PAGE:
Pipe Dreams: Fun with Azure and IoT


On December 11-12, 2014, I participated in a hackathon in Miami with some other evangelists across Microsoft. The goal was to build something cool for Azure and/or Windows 10.  I teamed up with three Davids: David Crook, David Giard, and Dave Voyles.

Our idea

We wanted to build something that had real-life application.  David Crook and I had been working together looking at big data topics and projects for a potential Microsoft Virtual Academy show.  David looped me in with some folks at Microsoft who work with oil & gas companies, and we started to investigate that domain. 

In the oil & gas industry, tampering with pipelines is a big concern.  With the rising cost of these natural resources, people sometimes attempt to siphon off oil/gas from a pipe.  At best, this is stealing, and at worst, it can cause pressure changes that lead to explosions.  For our project, we decided to make an application that monitors pipelines and could tell us when there was a big change in flow rate.  Of course, we weren’t working with real pipelines at a hackathon, so we use a light sensor to simulate flow rate, and when you covered the light sensor to make it dark, that was an unsafe drop in flow.  It should work in theory, right?  :) 

We also wanted to play with both Azure and Windows if possible, so the idea of doing a project in which some IoT sensors generated data, which was pushed into Azure and processed, and then displayed in a Windows front-end application, was compelling.  (Although we ended up with a website frontend.) 

Our problem statement/description is articulated very nicely by David Giard at http://www.viddler.com/v/2b62ce4e

 

Our architecture and code

Here is an early architecture diagram, scribbled on the paper from the hotel.  :) 

Early Architecture Diagram for Pipe Dreams

The final architecture was a little simpler than that.   

Pipe Dreams Architecture

Our team got an end-to-end scenario working at our DX internal hackathon.  We are taking data from an Arduino with weather shield and Raspberry Pi gateway setup and passing it into an Event Hub, then using Stream Analytics to filter it into a SQL Azure database.  We are sending 5 streams to represent 5 different sensors: 1 sensor is from the Raspberry Pi and Arduino, and the other 4 are sending random sample data from a console app.  We can cover the light sensor on the Arduino to change values and simulate a drop in pipe flow pressure.   

Here is an example of the data set that the Arduino would generate every second:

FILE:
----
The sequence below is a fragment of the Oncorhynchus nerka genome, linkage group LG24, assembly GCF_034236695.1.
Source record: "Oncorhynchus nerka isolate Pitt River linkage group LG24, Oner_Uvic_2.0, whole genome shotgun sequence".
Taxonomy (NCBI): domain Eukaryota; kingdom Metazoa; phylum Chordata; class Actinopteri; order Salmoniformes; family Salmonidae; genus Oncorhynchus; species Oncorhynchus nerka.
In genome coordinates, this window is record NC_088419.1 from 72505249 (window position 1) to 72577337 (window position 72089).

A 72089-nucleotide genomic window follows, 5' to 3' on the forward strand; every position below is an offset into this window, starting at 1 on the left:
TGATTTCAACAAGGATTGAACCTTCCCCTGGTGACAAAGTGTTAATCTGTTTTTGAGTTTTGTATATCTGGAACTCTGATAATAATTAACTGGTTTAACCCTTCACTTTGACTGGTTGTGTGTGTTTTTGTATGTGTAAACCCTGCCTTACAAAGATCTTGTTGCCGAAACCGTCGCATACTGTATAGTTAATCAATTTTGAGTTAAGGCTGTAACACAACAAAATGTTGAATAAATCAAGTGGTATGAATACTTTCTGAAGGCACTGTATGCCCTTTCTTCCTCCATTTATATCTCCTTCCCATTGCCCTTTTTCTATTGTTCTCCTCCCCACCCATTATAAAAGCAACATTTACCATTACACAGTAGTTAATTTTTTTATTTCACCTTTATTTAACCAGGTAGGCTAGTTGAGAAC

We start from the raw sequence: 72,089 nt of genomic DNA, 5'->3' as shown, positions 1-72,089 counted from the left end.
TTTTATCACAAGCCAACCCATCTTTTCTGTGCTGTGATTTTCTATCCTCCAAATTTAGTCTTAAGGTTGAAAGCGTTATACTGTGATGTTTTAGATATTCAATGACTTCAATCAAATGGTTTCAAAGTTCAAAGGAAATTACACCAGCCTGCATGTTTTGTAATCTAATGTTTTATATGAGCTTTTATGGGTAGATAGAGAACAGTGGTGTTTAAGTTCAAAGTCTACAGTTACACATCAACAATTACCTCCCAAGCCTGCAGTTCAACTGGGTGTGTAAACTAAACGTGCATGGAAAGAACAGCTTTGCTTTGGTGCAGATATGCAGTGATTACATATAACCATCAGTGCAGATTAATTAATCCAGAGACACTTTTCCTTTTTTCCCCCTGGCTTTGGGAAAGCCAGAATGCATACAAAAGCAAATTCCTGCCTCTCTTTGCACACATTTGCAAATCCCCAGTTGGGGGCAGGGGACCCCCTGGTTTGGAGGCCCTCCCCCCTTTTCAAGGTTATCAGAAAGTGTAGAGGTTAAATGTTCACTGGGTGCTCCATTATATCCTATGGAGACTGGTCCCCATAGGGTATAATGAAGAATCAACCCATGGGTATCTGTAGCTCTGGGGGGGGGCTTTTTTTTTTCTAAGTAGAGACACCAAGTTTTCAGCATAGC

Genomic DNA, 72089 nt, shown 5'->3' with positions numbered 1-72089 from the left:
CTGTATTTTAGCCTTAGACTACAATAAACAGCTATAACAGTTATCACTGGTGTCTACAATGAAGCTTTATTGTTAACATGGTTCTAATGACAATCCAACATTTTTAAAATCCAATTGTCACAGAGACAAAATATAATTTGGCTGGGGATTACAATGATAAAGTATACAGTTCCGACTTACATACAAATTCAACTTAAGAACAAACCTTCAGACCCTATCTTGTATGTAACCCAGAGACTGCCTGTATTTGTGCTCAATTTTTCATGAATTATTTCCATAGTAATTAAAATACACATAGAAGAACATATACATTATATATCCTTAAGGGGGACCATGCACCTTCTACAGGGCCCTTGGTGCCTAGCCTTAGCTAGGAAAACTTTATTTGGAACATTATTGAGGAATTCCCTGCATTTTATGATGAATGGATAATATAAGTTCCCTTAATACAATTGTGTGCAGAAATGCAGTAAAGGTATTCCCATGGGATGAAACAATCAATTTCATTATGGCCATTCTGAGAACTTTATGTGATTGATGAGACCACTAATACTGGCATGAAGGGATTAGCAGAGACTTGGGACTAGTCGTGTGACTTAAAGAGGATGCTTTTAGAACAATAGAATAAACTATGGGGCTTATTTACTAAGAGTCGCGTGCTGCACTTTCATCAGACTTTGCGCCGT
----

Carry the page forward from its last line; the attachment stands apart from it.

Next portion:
{"millis":22212,"seqno":21,"winddir":-1,"windspeedmph":-1.0,"windgustmph":0.0,"windgustdir":0, "windspdmph_avg2m":0.7,"winddir_avg2m":0,"windgustmph_10m":4.8,"windgustdir_10m":-1,"hmdt":48.5, "temp":73.4,"tempH":24.0,"rainin":0.73,"dailyrainin":0.73,"prss":101717.75,"batt":4.34,"lght":0.34}

The final step is to visualize this data in SQL Azure.  Since the Windows 10 APIs weren’t quite ready yet, we ended up displaying our data in a website frontend instead.  We created an Azure website at http://pipedreams.azurewebsites.net/.  Below is a screenshot.  There is a nice animation each time the data updates. 

Pipe Dreams front end screenshot

David Crook came up with our app idea and wrote the sample data generator.  Dave Voyles developed our beautiful front end.  David Giard worked on the web service, mobile service, and SQL.  I did the IoT work with the Arduino and Raspberry Pi, and (with David Crook) wrote the logic to push the data through Azure from Event Hub to Stream Analytics to SQL Azure.  

The IoT work specifically was a great learning opportunity for me, since I’m a noob in the IoT space.  We used an Arduino board with a weather shield and a Raspberry Pi to send weather-type data (temperature, amount of light, wind, etc.) to an Event Hub in Azure.  A big help in learning was the ConnectTheDots project.  There are more resources on ConnectTheDots at the end of this post. 

You can access our code at https://dpeted.visualstudio.com/DefaultCollection/Field%20Hacks/_git/PipeDreams

Gotchas and lessons learned

The biggest issue was that we had a huge data pipeline, and we occasionally wouldn’t see data arriving in the SQL Azure database at the end, so we would need to figure out what step wasn’t working.  Here are some strategies I used for troubleshooting: